How to get rid of spiders in the house: The ultimate guide to removing creepy crawlies
SPIDERS are among the creatures most people feel uncomfortable sharing their house with.
They particularly thrive in mild weather and seem to always find a way to enter your home. But how can you get rid of them?
Why do spiders come into our houses?
Spiders tend to flock to shelter in late summer and early autumn to find a mate and prepare for the winter.
As days become shorter and the weather gets colder, they tend to enter houses to look for somewhere warm to stay.
They usually seek out white walls and surfaces so they can stand out to potential mates.
Spiders lay eggs which hatch into miniature spiders and then grow (after shedding their skins several times) into the adults, according to Pest UK.
The female spider in all species is larger and heavier than the male.
Many spiders have acute vision, especially the ‘Hunting ‘spiders that stalk their prey.
How do I get rid of spiders?
Requests for spider controls are more common in autumn and early winter, when the spider population is at its peak.
The most effective way to control spiders is to limit their food source, experts at Rentokil say.
This should include clearing away dead flies, woodlice, millipedes, centipedes and other crawling insects.
While pest control specialist will usually charge around £150 to £200 per day, the cost can change depending on the treatment needed.
Here are some of the most common ways to get rid of the creepy crawlies.
To get rid of spiders, Pest UK apply a residual insecticide externally around windows and doors as well as inside on walls and ceilings concentrating on the wall/floor and wall/ceiling junctions.
Removing creepers and vegetation from external walls can also help as they are often used as shelter.
The most common sprays used are Effect Microtech CS and K-Othrine WG250.
They kill spiders as they walk over the spray and their effect usually lasts for up to three months.
Rentokil sells DIY spider traps to catch and control light spider infestations.
Declutter your home
Spiders will have fewer places to hide if you keep clutter to a minimum.
Also, make sure you clean surfaces and vacuum often as bits of food may attract other insects, which could in turn attract spiders.
Keep windows closed
Spiders tend to enter houses at night as they aim to look for a warm place once the sun sets to find food and mating opportunities.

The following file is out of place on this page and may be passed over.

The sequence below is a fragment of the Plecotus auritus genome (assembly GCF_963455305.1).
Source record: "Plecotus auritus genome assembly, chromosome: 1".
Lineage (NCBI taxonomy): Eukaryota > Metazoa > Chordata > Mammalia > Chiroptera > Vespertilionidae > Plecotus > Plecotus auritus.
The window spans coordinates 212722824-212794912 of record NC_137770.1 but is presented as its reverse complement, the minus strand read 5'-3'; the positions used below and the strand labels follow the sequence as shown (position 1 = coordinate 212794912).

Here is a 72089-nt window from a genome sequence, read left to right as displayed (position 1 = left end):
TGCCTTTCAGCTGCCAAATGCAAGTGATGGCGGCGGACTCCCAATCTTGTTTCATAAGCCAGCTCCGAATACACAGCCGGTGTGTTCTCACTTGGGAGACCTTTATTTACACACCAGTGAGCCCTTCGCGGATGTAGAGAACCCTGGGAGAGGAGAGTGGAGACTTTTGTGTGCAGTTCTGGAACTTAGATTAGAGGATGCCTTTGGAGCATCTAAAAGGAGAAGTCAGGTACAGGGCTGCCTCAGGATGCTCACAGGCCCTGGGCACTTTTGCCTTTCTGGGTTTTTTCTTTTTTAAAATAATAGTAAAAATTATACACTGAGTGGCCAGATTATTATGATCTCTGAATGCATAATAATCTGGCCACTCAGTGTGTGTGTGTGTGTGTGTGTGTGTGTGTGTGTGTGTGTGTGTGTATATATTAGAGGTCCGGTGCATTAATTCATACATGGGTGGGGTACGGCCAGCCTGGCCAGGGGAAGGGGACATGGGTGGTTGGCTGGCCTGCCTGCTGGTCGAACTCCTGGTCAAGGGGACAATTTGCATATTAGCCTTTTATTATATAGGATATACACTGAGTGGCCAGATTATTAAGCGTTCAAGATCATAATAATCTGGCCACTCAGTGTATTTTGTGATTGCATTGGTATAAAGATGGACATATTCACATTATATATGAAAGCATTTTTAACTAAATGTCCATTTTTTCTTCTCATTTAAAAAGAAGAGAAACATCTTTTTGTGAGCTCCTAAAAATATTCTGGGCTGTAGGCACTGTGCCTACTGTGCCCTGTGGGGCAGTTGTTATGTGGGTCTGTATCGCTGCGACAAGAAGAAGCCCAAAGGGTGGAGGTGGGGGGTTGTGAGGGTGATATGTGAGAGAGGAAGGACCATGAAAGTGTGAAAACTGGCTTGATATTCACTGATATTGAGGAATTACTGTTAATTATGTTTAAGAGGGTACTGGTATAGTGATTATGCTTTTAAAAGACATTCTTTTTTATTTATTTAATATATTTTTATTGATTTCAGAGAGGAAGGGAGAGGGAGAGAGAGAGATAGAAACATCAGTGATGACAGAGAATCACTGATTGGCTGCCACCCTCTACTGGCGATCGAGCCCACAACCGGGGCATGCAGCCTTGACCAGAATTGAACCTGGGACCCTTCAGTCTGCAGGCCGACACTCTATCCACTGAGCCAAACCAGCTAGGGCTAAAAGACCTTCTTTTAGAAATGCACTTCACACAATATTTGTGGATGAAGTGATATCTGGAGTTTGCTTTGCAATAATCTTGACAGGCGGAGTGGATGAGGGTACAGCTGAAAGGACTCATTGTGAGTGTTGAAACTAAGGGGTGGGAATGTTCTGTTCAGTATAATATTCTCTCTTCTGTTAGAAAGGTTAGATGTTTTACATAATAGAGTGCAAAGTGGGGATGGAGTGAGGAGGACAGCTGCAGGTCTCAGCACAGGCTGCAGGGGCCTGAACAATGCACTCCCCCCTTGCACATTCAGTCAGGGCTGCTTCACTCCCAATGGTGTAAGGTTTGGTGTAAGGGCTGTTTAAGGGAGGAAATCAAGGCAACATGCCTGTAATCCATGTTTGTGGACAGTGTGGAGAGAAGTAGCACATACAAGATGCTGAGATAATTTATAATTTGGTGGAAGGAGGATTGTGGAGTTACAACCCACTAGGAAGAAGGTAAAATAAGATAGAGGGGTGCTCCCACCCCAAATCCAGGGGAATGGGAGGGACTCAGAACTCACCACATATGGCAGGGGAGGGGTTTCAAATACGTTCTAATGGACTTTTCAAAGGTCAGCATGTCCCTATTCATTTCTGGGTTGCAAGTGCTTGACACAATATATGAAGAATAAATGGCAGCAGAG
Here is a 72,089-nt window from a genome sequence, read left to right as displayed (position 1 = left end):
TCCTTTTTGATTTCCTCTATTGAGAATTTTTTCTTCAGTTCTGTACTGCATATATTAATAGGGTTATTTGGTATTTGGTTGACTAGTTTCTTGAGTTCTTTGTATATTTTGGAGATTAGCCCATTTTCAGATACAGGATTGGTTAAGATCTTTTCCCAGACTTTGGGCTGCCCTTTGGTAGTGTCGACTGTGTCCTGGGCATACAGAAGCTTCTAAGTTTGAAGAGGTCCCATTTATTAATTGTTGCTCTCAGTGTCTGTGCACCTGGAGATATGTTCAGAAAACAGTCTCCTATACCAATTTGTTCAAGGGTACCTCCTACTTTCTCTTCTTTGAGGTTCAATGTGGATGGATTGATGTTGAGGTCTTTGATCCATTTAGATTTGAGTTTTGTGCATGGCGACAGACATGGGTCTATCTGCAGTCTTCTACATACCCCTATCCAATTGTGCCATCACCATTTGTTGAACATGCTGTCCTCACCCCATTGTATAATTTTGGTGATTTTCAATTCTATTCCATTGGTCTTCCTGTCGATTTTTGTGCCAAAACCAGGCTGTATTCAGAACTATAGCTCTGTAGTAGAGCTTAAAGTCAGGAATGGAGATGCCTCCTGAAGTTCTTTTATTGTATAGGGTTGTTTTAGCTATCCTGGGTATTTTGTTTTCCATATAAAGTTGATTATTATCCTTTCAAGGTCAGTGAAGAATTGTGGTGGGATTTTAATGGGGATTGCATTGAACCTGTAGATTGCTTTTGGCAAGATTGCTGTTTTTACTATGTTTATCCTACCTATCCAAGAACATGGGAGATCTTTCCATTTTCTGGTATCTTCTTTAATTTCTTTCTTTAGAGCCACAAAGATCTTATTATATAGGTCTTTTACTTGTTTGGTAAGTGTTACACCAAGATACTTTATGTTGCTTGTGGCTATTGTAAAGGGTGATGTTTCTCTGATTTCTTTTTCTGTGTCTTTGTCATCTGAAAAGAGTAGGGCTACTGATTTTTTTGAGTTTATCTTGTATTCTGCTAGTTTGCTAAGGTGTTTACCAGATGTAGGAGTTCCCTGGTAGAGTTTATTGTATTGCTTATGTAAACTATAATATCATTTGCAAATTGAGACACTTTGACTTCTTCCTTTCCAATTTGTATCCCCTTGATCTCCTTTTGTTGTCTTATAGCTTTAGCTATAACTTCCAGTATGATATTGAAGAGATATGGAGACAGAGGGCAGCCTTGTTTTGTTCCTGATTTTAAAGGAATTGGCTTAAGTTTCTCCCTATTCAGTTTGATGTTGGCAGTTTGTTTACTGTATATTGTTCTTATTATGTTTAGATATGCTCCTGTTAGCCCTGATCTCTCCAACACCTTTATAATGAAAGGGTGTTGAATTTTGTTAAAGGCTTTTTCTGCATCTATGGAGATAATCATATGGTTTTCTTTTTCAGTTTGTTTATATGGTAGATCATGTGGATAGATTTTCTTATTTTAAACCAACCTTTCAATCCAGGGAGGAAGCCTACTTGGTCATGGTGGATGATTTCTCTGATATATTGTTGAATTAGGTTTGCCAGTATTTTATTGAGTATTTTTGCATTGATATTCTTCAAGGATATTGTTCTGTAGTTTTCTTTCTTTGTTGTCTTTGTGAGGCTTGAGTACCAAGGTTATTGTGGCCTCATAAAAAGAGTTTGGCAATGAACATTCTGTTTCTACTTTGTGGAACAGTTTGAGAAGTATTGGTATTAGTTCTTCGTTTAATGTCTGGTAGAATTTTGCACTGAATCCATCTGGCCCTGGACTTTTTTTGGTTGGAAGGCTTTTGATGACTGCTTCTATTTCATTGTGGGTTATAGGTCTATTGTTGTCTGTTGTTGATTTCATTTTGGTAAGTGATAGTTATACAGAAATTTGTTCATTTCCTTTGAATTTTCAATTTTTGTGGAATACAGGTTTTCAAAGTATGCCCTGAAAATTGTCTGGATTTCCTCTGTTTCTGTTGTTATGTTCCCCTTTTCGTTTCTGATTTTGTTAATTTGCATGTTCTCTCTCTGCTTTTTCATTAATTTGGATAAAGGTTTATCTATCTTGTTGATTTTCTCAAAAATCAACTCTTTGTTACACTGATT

Closing your windows at night may help to keep them away.
Spiders detest the smell of citrus fruits, so you could place slices of lemon or lime across your windowsills and doors as a natural bug repellent.
You could also use other essential oils such as peppermint, cinnamon or tea tree oil to keep the spiders away.
Alternatively, a water and vinegar spray will have a similar effect at deterring spiders.
Cleaning windows with ammonia and water helps to prevent the creatures from getting inside.
Deter all insects
Use lighting in a way that is less attractive to the insects – flies – that spiders feed on.
Fill in gaps
Filling in walls, around pipework and under doors can deter entry.
Are there dangerous spiders in the UK?
There are more than 35,000 species of spiders worldwide, but approximately only 650 of these are found in the UK.
Although they are mostly beneficial to our environment, many people do have a fear of spiders, known as arachnophobia.
Thankfully, the majority of spiders that are native to the UK are not harmful to humans.
But there are still regular cases of venomous spiders leaving people with nasty nips.
The false widow spider is the most common of these creepy crawlies to pose a bite threat to Brits.
Other common spiders capable of biting people are the cellar spider and the woodlouse spider.
Their bites are painful and have been known to cause swelling for a few hours, according to Science Focus.
In 2014, a 60-year-old woman died after being bitten by a false widow spider.
However, the cause of death was due to a bacterial infection from the puncture wound, rather than the spider venom itself.
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